Progressive

Commemorating 9/11 by Desegregating Theological Education

I just returned from a very moving convocation at the Claremont School of Theology where I am on the faculty. We were celebrating the historic founding of a new interreligious theological university that brings together institutions representing the three Abrahamic faiths, along with our newest partner, the Jains. The Jains are an eastern religion founded in India over 2,500 years ago who are perhaps best known for their deep commitment to the concept of no-harm or ahimsa.

While each partner institution will continue to train religious leaders in their own traditions, the Claremont Lincoln University will be a space where future religious leaders and scholars can learn from each other and collaboratively seek solutions to major global issues that no one single religion can solve alone. The CLU's founding vision of desegregating religion was reflected in the extraordinary religious diversity present at the convocation held in a standing room-only auditorium. I sat next to a Jewish cantor and a Muslim woman who had tears flowing down her face as we listened to the prayers offered in all four religions along with a reflection from a Humanist speaker.

Let's Hold Glenn Beck to His Pledge of Nonviolence

On his radio show last week, Glenn Beck read a vow of nonviolence, which he said he'd been working on for about a year, and pleaded his followers to take it as well. The pledge itself is actually quite good, and even Gandhian, at parts. Here is an excerpt:

Today, quarters of the Earth are endangered by tyranny, discrimination, barbarism, and subjugation by fellow man. With an understanding of basic rights and equal justice, we must remain loyal to God and deliver the rights which [God's] benevolence has bestowed upon us to those who have been denied the blessings of liberty, justice, and equality. More importantly, we must protect them from being robbed in the future, so that forever the world may be safe, and her people free from malevolence. Together, we must be prepared to do our duty no matter the cost and we must do so inexorably. We must march forth steadfast and unconquerable and defeat the forces of evil not by sword, but through our love for mankind and his creator.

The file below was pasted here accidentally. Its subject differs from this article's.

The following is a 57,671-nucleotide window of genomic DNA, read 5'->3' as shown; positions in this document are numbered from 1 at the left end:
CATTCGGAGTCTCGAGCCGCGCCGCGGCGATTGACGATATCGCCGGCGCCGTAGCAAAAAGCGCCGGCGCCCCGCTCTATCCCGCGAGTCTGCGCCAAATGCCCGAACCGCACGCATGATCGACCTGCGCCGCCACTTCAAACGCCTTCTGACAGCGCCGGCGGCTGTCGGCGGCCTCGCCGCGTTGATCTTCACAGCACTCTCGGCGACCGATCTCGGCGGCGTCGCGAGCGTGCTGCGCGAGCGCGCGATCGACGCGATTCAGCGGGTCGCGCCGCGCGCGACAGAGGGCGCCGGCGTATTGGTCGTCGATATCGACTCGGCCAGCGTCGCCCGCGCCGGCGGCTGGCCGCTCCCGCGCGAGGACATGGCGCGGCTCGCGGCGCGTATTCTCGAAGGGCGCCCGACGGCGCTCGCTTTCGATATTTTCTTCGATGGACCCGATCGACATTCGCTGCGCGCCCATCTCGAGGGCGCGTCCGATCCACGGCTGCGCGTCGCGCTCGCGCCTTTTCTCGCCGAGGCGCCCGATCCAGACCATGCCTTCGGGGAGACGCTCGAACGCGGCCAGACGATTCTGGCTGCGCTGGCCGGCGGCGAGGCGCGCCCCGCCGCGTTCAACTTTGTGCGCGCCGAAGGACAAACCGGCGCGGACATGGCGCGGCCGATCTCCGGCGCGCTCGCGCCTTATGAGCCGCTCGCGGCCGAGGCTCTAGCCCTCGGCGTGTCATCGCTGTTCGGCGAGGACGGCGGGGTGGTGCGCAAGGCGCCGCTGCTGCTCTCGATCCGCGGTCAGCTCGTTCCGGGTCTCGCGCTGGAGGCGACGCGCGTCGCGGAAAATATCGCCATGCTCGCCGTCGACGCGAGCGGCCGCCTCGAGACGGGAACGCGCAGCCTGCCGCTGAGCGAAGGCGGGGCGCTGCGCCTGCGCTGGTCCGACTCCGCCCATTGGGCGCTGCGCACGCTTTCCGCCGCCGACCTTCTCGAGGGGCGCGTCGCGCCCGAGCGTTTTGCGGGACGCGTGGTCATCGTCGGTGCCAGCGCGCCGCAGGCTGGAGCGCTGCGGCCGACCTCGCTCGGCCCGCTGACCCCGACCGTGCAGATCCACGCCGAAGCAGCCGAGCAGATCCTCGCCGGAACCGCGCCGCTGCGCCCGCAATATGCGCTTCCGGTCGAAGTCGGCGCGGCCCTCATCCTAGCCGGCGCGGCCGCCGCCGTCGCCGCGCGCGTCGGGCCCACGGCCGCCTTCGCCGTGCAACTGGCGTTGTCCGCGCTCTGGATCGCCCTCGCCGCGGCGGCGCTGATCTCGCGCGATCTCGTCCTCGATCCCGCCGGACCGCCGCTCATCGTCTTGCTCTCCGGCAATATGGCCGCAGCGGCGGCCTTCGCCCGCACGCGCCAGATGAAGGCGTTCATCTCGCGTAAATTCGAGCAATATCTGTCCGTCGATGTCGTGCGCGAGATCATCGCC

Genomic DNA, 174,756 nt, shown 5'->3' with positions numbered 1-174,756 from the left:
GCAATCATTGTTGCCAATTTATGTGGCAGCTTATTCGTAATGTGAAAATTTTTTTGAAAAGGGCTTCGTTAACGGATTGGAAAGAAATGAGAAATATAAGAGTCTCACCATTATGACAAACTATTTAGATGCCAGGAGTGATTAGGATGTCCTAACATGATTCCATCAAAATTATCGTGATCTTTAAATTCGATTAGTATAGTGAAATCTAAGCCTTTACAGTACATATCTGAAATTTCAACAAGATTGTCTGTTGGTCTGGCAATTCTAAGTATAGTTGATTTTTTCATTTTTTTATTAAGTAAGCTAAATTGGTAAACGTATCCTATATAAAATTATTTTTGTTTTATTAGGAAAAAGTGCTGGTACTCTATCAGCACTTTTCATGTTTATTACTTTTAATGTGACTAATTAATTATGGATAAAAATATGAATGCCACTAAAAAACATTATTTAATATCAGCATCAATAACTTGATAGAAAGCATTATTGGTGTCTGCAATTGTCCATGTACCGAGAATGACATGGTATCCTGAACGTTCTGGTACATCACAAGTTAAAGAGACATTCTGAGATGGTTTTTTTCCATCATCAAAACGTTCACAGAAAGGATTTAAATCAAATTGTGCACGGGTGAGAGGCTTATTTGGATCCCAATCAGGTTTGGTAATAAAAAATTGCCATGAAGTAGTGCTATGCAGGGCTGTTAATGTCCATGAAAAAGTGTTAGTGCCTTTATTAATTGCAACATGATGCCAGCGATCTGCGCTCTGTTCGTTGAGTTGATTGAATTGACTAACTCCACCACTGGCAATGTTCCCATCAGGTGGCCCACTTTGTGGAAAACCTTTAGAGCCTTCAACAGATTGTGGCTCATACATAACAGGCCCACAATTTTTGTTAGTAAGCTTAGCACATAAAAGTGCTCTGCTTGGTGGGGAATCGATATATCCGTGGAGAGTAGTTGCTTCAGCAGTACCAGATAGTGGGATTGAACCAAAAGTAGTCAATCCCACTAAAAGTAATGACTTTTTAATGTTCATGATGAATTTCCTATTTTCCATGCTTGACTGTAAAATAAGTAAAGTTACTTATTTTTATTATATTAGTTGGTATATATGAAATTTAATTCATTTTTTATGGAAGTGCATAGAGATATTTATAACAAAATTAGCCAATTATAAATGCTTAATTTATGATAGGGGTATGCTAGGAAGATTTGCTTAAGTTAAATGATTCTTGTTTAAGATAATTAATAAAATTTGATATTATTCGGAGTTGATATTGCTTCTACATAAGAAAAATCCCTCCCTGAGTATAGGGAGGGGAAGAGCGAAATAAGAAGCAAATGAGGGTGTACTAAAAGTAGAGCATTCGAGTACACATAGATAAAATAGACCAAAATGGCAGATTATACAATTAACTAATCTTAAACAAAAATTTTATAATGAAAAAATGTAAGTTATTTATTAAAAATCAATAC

An Interview With Nadia Bolz-Weber

Nadia Bolz-Weber likes to have both tradition and innovation happening at the same time in House for All Sinners and Saints, a mission church she founded in Denver, Colorado, that's part of the Evangelical Lutheran Church in America.

Her church follows the ancient liturgy of the church, yet during Easter Vigil, for example, members are asked to tell the resurrection story in teams. People have made films, written original pieces of choral music and acted out scenes with Barbie dolls.

"We'll call that ancient/future church and different stuff like that, but I find that's what people are drawn to," said Bolz-Weber, who earned a master of divinity degree from Iliff School of Theology.

She has become a leading voice of the emerging church after a hard-drinking life as a stand-up comedian and restaurant worker, and has been described as a "6-foot-1 Christian billboard" for her tattoo-covered arms.